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An RSSI-based Scheme for Sybil Attack Detection in Wireless ...
An RSSI-based Scheme for Sybil Attack Detection in Wireless ...
An RSSI-based Scheme for Sybil Attack Detection in Wireless ...
An RSSI-based Scheme for Sybil Attack Detection in Wireless ...
An RSSI-based Scheme for Sybil Attack Detection in Wireless ...
An RSSI-based Scheme for Sybil Attack Detection in Wireless ...
An RSSI-based Scheme for Sybil Attack Detection in Wireless ...
An RSSI-based Scheme for Sybil Attack Detection in Wireless ...
An RSSI-based Scheme for Sybil Attack Detection in Wireless ...
An RSSI-based Scheme for Sybil Attack Detection in Wireless ...
An RSSI-based Scheme for Sybil Attack Detection in Wireless ...
An RSSI-based Scheme for Sybil Attack Detection in Wireless ...
An RSSI-based Scheme for Sybil Attack Detection in Wireless ...
An RSSI-based Scheme for Sybil Attack Detection in Wireless ...
An RSSI-based Scheme for Sybil Attack Detection in Wireless ...
An RSSI-based Scheme for Sybil Attack Detection in Wireless ...
An RSSI-based Scheme for Sybil Attack Detection in Wireless ...
An RSSI-based Scheme for Sybil Attack Detection in Wireless ...
An RSSI-based Scheme for Sybil Attack Detection in Wireless ...
An RSSI-based Scheme for Sybil Attack Detection in Wireless ...
An RSSI-based Scheme for Sybil Attack Detection in Wireless ...
An RSSI-based Scheme for Sybil Attack Detection in Wireless ...
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An RSSI-based Scheme for Sybil Attack Detection in Wireless ...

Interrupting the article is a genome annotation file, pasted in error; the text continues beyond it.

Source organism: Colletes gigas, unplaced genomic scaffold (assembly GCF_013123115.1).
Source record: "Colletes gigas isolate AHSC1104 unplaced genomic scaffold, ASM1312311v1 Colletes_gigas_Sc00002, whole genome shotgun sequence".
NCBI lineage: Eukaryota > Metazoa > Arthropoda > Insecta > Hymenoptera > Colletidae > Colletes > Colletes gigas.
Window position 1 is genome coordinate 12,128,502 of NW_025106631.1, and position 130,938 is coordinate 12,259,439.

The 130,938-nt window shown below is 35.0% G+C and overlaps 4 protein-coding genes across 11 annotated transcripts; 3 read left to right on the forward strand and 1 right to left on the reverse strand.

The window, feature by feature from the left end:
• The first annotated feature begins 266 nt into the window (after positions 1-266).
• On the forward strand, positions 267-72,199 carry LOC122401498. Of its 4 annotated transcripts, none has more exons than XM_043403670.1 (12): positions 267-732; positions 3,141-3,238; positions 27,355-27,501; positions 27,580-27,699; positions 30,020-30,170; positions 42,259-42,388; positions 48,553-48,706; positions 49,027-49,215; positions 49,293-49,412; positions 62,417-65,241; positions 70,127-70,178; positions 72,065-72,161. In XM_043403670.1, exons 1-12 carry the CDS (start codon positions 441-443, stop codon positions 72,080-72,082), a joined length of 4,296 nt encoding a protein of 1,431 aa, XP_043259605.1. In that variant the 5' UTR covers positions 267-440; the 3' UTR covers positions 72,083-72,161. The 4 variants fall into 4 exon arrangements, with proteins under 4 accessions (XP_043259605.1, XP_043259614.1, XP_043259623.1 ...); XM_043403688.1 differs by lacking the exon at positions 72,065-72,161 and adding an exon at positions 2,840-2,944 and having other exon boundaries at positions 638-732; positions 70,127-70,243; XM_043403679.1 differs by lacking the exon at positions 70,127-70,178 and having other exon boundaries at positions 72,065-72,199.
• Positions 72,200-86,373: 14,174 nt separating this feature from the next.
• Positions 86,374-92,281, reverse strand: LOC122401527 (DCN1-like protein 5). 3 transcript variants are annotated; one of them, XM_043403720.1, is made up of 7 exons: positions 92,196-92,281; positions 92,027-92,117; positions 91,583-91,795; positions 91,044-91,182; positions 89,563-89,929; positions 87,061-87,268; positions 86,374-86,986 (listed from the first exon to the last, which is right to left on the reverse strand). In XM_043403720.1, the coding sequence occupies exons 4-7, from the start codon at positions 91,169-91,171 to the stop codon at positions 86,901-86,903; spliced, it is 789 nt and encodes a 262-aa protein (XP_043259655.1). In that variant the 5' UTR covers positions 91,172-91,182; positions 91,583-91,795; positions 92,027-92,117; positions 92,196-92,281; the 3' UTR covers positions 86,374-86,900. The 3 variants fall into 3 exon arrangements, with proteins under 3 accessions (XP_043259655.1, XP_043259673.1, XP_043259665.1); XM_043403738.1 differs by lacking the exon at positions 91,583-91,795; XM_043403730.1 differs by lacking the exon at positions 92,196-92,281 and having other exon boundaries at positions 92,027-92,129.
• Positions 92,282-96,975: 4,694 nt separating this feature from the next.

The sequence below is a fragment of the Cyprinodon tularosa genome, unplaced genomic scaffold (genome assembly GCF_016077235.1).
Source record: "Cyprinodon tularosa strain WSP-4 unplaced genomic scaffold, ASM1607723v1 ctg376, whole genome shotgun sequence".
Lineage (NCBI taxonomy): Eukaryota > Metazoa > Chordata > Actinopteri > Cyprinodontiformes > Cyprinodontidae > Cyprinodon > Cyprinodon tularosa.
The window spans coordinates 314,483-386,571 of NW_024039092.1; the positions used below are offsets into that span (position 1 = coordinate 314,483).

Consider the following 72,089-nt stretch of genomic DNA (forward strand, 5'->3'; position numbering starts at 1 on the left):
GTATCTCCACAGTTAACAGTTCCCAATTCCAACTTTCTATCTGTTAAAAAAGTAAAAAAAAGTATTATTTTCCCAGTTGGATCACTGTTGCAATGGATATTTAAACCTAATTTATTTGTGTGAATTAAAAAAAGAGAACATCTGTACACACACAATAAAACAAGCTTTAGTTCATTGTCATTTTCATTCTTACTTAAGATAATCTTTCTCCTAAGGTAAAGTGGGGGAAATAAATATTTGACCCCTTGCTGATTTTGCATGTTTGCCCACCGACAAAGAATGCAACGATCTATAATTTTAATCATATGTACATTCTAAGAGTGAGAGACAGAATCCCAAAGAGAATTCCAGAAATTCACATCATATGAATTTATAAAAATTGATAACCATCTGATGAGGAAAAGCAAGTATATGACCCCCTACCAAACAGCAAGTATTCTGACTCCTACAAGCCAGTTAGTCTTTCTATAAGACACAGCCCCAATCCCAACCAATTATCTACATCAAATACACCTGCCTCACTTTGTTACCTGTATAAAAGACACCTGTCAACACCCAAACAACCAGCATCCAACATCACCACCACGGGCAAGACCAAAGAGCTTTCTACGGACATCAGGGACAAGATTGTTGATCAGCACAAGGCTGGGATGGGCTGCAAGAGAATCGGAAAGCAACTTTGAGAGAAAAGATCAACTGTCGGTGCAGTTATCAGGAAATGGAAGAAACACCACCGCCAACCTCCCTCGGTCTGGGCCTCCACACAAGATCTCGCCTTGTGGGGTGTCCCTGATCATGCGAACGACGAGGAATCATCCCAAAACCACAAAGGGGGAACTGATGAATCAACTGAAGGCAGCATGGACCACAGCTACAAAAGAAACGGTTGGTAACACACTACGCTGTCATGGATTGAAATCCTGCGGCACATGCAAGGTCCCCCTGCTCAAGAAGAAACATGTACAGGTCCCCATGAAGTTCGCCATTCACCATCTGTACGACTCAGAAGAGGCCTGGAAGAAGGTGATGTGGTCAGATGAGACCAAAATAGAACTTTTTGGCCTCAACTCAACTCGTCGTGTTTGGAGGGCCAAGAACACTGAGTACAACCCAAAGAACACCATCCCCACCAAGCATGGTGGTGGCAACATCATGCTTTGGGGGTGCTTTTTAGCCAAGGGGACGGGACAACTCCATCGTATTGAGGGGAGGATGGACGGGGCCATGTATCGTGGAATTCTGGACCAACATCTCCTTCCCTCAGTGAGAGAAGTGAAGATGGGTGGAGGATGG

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  • 1. An RSSI-based Scheme for Sybil Attack Detection in Wireless Sensor Networks Murat Demirbas Youngwhan Song University at Buffalo, SUNY
  • 2. Sensor networks <ul><li>A sensor node (mote) </li></ul><ul><ul><li>4Mhz processor, 128K flash memory </li></ul></ul><ul><ul><li>magnetism, light, heat, sound, and vibration sensors </li></ul></ul><ul><ul><li>wireless communication up to 100m </li></ul></ul><ul><ul><li>costs “in bulk” ~$5 (now $80~$150) </li></ul></ul><ul><li>Applications include </li></ul><ul><ul><li>ecology monitoring, precision agriculture, civil engineering </li></ul></ul><ul><ul><li>traffic monitoring, industrial automation, military and surveillance </li></ul></ul><ul><li>Energy and resource limitation is a key challenge in WSN </li></ul><ul><ul><li>communication-efficient, lightweight programs are needed </li></ul></ul>
  • 3. Sybil attack <ul><li>A sybil node tries to forge multiple identification in a region </li></ul><ul><li>Sybil attack is particularly easy to perform in WSN </li></ul><ul><ul><li>the communication medium is broadcast </li></ul></ul><ul><ul><li>same frequency is shared among all nodes </li></ul></ul><ul><li>A sybil node can rig the vote on group-based decisions and disrupt network middleware services severely </li></ul>
  • 4. Existing solutions are costly <ul><li>Existing solutions for sybil attack prevention are too costly for the resource-poor sensor platforms </li></ul><ul><ul><li>excessive communication burden on nodes are not acceptable since they drain the battery power quickly </li></ul></ul><ul><li>Solutions that adopt key exchange for identification </li></ul><ul><ul><li>severely effect the energy consumption due to distribution and piggybacking of randomly generated keys in messages, and </li></ul></ul><ul><ul><li>consume precious memory space as every node is required to store pairwise keys with neighbors </li></ul></ul>